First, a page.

Shaquille O’Neal may be best known for his time playing basketball, but the retired NBA star is also a savvy investor and smart saver.
At least he is now.
“My first check, I blew it,” O’Neal, 46, said Friday on CNBC’s “Fast Money.” “I blew it in like 20 minutes.”
But O’Neal wasn’t just being careless with his money. “I bought my mom a car, dad a car, paid off their credit, bought them a house,” he explains.
At the time, O’Neal says he knew he was young and would have more money coming in, and after that first splurge, he became savvier and started stashing more in savings.
O’Neal says his late father, Phillip Harrison, had a positive impact on how he approached his finances. Harrison, who married O’Neal’s mother, Lucille, when O’Neal was was 2, was an Army drill sergeant. Harrison taught him self-discipline — an attribute O’Neal says is essential for young savers.
“Every time an athlete would do something crazy, I would get in trouble for it. So my father did a very great job using scare tactics,” O’Neal recalls on “Fast Money.”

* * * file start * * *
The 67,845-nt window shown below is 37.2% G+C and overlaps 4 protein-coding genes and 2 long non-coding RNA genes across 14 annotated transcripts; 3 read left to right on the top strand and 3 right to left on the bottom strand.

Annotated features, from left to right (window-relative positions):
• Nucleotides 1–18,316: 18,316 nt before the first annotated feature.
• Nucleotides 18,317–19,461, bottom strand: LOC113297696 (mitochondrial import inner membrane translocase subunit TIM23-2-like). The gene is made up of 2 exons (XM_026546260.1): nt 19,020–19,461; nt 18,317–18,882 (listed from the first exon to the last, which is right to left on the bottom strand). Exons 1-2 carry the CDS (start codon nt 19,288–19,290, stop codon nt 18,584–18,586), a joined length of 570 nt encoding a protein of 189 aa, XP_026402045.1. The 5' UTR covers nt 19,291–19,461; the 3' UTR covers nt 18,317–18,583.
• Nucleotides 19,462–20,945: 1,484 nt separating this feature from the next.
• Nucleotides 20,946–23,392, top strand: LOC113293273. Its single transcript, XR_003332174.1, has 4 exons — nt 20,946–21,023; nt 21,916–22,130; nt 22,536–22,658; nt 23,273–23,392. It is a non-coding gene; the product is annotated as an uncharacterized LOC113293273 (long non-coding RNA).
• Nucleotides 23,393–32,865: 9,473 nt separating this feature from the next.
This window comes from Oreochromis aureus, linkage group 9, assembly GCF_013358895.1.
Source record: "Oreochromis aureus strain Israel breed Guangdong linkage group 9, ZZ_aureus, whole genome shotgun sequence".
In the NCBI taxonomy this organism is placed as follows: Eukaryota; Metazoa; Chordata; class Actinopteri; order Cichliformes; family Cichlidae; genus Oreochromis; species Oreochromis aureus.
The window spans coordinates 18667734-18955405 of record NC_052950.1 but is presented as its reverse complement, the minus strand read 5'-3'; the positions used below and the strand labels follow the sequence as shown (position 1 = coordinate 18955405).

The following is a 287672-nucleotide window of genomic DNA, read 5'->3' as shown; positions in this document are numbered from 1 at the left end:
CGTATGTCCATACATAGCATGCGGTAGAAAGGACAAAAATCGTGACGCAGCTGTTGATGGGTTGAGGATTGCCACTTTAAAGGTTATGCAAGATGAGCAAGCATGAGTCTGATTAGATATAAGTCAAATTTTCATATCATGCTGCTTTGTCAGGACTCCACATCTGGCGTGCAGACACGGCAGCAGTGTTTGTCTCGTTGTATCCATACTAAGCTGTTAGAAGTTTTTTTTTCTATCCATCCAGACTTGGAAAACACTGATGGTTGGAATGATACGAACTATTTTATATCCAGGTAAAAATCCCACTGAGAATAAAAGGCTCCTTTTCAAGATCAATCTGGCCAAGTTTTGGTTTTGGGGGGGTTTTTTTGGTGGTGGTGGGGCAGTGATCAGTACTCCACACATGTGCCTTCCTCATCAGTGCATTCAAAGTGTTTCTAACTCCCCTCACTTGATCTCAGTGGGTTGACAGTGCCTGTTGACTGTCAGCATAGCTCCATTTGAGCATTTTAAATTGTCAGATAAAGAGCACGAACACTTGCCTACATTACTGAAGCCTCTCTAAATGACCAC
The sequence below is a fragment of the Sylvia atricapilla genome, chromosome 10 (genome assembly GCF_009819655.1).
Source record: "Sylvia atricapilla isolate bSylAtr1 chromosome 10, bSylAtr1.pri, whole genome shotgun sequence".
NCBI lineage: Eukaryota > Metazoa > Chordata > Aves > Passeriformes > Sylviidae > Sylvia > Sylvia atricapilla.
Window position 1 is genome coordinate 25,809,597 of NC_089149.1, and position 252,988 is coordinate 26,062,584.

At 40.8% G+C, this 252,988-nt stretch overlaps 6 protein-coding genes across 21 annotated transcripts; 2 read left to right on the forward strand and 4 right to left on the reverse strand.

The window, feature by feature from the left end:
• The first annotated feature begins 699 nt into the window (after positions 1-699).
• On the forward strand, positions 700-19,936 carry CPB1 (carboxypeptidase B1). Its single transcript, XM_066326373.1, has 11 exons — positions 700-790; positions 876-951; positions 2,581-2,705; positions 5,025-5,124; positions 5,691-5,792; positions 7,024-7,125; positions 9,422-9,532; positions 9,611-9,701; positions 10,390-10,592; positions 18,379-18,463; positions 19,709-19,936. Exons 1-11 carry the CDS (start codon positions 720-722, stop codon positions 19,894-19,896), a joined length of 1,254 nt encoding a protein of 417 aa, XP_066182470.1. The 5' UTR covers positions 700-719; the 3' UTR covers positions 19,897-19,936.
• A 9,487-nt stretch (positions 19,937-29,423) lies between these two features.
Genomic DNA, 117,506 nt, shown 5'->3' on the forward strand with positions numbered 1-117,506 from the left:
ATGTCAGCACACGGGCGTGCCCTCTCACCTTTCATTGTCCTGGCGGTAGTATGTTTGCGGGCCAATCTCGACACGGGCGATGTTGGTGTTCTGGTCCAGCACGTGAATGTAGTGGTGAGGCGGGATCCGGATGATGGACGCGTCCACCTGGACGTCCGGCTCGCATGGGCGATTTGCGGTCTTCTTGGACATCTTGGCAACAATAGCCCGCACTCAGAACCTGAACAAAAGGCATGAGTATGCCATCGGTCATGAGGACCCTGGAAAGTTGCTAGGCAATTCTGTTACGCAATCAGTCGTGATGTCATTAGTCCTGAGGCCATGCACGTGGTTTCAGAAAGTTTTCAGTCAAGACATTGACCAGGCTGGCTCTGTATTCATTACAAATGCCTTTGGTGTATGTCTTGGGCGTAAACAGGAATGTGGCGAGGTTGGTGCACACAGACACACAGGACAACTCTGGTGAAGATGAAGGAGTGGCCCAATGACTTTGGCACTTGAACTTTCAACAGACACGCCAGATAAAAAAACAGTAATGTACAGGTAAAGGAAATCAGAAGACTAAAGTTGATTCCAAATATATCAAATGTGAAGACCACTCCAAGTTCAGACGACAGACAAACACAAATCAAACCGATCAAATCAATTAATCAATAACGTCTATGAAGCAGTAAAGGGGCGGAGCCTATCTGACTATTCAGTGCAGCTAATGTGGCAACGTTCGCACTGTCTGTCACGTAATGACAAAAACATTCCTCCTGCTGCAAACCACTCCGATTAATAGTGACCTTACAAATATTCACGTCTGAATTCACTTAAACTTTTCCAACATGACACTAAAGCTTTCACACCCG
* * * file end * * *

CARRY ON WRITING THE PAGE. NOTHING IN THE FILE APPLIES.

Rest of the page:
“A lot of athletes, when they’re done playing, they have no income. And they go broke. And I never wanted to be like that. So even when I was making a lot of money playing basketball, I would come home and see my father, and [he’d] be like, ‘Yeah, but what are you doing with your money?’”
Over time, O’Neal’s financial prowess grew, as well as his net worth. While O’Neal retired from basketball in 2011, he’s still growing his fortune through investments and numerous business ventures, and in 2016, Forbes reported his net worth at over $400 million.
Those investments include Google, in which O’Neal invested in the ’90s (an opportunity that came his way through a serendipitous babysitting gig), as well as Ring, a smartphone-friendly home security system that recently sold to Amazon for a whopping $1 billion.
So what’s O’Neal’s financial advice to the fresh-faced players that have just been drafted? It’s something anyone can heed really.
“I’d tell them that this money isn’t going to last forever,” says O’Neal. “You’ve got to save it, you’ve got to invest it and you’ve got to be smart.”